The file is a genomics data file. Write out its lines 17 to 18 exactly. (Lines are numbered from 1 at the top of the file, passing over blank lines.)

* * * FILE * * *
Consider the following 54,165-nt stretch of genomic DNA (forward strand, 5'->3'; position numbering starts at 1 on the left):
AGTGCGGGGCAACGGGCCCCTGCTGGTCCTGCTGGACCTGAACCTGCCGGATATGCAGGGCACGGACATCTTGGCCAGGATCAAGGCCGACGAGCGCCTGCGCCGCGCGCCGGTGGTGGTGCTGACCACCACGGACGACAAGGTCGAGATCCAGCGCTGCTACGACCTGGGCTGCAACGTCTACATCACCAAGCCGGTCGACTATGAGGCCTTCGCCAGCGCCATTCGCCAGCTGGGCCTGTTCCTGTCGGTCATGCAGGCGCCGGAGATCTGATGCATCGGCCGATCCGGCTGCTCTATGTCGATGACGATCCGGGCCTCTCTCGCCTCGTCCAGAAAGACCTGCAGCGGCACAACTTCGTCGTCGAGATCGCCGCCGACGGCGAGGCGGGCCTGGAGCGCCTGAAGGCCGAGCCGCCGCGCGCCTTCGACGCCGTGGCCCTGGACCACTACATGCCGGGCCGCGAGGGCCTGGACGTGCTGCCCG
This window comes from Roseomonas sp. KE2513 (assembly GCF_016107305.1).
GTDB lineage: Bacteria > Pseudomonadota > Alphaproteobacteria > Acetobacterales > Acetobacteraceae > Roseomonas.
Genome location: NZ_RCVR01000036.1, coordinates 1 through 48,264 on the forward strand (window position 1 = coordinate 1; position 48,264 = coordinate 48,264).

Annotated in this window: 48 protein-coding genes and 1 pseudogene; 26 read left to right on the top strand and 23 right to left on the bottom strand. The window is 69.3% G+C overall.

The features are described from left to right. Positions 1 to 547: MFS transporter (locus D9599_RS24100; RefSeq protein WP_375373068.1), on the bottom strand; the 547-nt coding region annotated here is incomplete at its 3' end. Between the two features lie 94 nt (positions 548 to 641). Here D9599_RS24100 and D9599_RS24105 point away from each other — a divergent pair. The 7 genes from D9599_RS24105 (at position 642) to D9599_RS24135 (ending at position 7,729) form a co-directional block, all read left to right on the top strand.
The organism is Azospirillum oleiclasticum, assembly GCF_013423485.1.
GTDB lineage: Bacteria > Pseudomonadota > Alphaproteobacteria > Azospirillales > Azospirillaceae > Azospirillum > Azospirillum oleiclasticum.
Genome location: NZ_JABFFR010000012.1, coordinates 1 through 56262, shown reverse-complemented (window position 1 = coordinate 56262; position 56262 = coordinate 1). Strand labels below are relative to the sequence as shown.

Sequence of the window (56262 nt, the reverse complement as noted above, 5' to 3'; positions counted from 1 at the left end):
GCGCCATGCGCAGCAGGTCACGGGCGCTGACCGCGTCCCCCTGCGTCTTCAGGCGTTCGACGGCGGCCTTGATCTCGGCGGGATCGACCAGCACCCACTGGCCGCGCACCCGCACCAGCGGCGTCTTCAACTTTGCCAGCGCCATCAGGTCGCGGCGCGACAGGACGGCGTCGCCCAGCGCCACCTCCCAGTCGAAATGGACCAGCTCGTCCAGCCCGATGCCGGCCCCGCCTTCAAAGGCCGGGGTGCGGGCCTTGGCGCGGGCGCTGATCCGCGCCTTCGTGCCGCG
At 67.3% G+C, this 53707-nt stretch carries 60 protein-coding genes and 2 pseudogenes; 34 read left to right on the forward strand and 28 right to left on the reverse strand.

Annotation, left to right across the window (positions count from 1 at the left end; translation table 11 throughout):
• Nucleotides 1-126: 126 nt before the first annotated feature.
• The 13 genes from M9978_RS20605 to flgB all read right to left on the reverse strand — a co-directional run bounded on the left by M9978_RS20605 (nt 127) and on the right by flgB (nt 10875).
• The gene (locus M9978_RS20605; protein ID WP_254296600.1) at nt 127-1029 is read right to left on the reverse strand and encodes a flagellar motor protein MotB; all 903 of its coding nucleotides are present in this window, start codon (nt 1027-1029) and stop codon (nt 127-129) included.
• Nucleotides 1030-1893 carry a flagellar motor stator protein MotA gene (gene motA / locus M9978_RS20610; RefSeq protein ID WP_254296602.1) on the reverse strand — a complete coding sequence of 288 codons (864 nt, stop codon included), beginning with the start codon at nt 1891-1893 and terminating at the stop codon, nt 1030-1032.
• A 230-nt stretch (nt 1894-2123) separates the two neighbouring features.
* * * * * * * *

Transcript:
• The gene (locus M9978_RS20605; protein ID WP_254296600.1) at nt 127-1029 is read right to left on the reverse strand and encodes a flagellar motor protein MotB; all 903 of its coding nucleotides are present in this window, start codon (nt 1027-1029) and stop codon (nt 127-129) included.
• Nucleotides 1030-1893 carry a flagellar motor stator protein MotA gene (gene motA / locus M9978_RS20610; RefSeq protein ID WP_254296602.1) on the reverse strand — a complete coding sequence of 288 codons (864 nt, stop codon included), beginning with the start codon at nt 1891-1893 and terminating at the stop codon, nt 1030-1032.